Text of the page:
Page:Pre-Aryan Tamil Culture.djvu/9

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The Copper Age in North India

There is some evidence that there was a copper age in some parts of Northern India, which preceded the iron age there. Implements composed of practically pure copper have been found at several sites in Northern India, chiefly in the Upper Ganges Valley. Besides, at Gungeriah in the Balaghat District of the Central Provinces has been found a board, which according to Sir John Evans … is the most important discovery of instruments of copper yet recorded in the old world. In 1870 no less than 424 hammered copper implements, made of practically pure metal, weighing collectively 829 pounds, and 102 thin silver plates were discovered there. The copper. implements are extremely varied in form, principally consisting of flat. celts of many different shapes. There are also many long crowbar-like instruments with an expanded lunette-shaped chisel edge at the lower end, which may be designated as 'bar-celts'. The silver objects are all laminæ about the thickness of ordinary paper, comprising two classes, viz., circular disks and 'bull's' heads. The Gungeria deposits although found south of the Narbada River, is clearly to be associated by reason of its contents with Northern India.'[1] The Upper Ganges Valley was the home of the Arya cult in ancient days. Hence copper became a holy metal in that cult; copper knives were used in some sacramental acts, e.g., marking cattle's ears,[2] hence copper vessels to Brahmanas even to-day possess ceremonial purity which bronze and iron vessels do not possess and are used for holding consecrated water during ceremonial worship. Not so outside the Arya cult, where copper is not considered holier than iron, for it was not discovered earlier than the black metal in South India.

Iron Age Antiquities

Tools of various shapes have been recovered from the graves of this period. From one site on the Shevaroys in the Salem District Foote got 'a large axe, a very fine bill-hook of large size with its handle in one piece, a sharp sword and two javelin heads made with tangs instead of sockets.'[3] From another site were got 'axe-heads, spear heads and fragments of blades of large knives or small swords. The iron axe-heads had a broad butt unlike a very good one (found in another place, which had) a very taper butt end expanding into a rather leaf-shaped blade. The method of fastening the iron axe-heads to their helves would seem to have been that adopted nowadays or certainly not very long ago, namely, of inserting the butt-end of the axe-head into a cleft in a piece of hard wood with a couple of rings and a wedge to tighten the hold of the helve. The rings are placed on either side of the butt end, and the wedge is driven tightly through the ring spaces and prevents the axe-head from slipping; but the lower end also prevents the cleft in the helve from extending downwards.'[4] The shapes of the bill-hooks and some other tools of the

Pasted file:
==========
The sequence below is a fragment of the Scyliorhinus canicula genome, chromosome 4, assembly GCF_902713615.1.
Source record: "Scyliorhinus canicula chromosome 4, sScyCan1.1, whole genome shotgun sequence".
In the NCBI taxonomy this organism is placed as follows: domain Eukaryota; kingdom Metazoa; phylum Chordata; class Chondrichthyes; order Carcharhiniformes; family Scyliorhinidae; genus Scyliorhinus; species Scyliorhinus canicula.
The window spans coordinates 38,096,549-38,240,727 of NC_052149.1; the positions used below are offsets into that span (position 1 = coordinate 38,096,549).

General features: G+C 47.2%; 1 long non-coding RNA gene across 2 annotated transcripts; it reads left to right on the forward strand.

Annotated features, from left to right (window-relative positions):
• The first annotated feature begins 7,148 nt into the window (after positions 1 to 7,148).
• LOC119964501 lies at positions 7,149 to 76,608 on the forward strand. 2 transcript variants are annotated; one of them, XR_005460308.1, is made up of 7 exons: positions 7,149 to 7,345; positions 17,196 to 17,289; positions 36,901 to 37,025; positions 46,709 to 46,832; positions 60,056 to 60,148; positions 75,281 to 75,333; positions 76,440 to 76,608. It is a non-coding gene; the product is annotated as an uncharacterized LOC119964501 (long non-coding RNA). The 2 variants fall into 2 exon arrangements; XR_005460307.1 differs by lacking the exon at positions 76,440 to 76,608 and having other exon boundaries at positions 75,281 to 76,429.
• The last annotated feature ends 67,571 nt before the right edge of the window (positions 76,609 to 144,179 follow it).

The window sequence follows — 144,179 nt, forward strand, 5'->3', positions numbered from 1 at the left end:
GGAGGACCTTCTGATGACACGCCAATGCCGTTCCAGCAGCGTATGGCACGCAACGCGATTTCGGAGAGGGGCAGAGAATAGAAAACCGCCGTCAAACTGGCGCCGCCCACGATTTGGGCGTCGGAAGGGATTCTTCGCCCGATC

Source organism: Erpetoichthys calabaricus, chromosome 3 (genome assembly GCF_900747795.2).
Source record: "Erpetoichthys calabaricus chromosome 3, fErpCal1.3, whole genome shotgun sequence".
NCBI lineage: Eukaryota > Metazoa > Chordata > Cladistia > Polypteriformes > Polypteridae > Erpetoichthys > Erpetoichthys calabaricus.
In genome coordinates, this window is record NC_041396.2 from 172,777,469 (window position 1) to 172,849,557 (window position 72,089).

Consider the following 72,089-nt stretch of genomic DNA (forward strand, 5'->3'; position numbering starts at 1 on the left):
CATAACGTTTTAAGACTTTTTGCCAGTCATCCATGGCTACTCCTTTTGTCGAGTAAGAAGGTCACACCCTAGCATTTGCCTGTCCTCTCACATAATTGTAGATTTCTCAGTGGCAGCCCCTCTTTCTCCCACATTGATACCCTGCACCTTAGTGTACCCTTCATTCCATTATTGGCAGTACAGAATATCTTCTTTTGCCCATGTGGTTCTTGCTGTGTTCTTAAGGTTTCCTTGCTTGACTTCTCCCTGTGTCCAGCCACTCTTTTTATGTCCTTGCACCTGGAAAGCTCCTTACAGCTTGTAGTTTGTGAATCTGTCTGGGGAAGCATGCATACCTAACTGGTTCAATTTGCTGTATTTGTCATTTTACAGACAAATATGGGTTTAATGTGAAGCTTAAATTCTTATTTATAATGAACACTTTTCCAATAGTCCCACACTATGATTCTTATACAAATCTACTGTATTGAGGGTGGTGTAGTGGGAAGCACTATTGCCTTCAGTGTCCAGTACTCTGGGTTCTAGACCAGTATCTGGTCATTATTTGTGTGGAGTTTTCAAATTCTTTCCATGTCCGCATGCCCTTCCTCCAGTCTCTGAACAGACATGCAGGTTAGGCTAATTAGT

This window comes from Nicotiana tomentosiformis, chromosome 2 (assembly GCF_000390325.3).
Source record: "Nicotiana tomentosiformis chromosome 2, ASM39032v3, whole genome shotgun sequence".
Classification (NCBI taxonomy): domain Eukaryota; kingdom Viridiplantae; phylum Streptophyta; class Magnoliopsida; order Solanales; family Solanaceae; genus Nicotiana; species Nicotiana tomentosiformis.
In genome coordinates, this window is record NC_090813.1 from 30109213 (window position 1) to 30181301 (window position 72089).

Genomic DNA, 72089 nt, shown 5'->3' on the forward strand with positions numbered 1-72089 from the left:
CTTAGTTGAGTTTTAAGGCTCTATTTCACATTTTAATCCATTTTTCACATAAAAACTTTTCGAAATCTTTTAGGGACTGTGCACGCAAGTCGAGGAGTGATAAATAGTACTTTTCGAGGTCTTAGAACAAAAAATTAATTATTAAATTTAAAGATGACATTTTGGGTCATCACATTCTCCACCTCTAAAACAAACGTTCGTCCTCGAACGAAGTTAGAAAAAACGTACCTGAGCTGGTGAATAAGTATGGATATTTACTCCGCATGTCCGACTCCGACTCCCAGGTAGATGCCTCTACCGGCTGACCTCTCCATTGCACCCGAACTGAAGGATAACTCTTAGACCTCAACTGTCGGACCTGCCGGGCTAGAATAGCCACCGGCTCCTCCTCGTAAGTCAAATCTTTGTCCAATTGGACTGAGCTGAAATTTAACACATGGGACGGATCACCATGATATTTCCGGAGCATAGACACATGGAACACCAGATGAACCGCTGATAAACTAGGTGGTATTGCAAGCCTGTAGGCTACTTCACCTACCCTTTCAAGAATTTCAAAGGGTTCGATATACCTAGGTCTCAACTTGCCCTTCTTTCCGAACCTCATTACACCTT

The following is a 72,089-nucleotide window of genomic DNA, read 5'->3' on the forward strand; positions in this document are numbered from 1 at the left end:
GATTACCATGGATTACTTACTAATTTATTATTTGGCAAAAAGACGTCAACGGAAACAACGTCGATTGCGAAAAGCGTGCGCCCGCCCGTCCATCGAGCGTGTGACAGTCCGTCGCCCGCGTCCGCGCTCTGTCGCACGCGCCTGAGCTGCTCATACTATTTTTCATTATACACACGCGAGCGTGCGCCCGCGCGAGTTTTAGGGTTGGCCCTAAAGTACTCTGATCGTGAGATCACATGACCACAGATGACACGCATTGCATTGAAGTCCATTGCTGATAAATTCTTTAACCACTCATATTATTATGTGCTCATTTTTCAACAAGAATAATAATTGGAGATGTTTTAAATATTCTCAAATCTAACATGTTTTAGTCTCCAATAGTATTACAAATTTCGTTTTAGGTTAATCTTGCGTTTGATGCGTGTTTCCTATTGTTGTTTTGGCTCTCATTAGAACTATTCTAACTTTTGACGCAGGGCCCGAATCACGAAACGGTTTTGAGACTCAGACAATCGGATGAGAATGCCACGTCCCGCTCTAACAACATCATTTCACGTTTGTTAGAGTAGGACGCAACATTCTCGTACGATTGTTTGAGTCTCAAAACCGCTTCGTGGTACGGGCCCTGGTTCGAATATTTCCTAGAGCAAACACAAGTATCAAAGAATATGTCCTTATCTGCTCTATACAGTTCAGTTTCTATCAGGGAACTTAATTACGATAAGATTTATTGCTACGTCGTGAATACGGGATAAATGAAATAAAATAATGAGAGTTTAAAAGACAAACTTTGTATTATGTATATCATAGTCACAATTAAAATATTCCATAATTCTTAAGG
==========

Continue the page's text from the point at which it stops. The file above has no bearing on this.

1. J. Coggin Brown, op. cit. p. 10.
  2. Lohita Svadhiti, Ath. Ved., vi. 141, 2.
  3. Foote, op. cit., p. 62.
  4. Ibid., p. 63., Cf. the way in which the blades of spades, maṇveṭṭi, are furnished with handles now.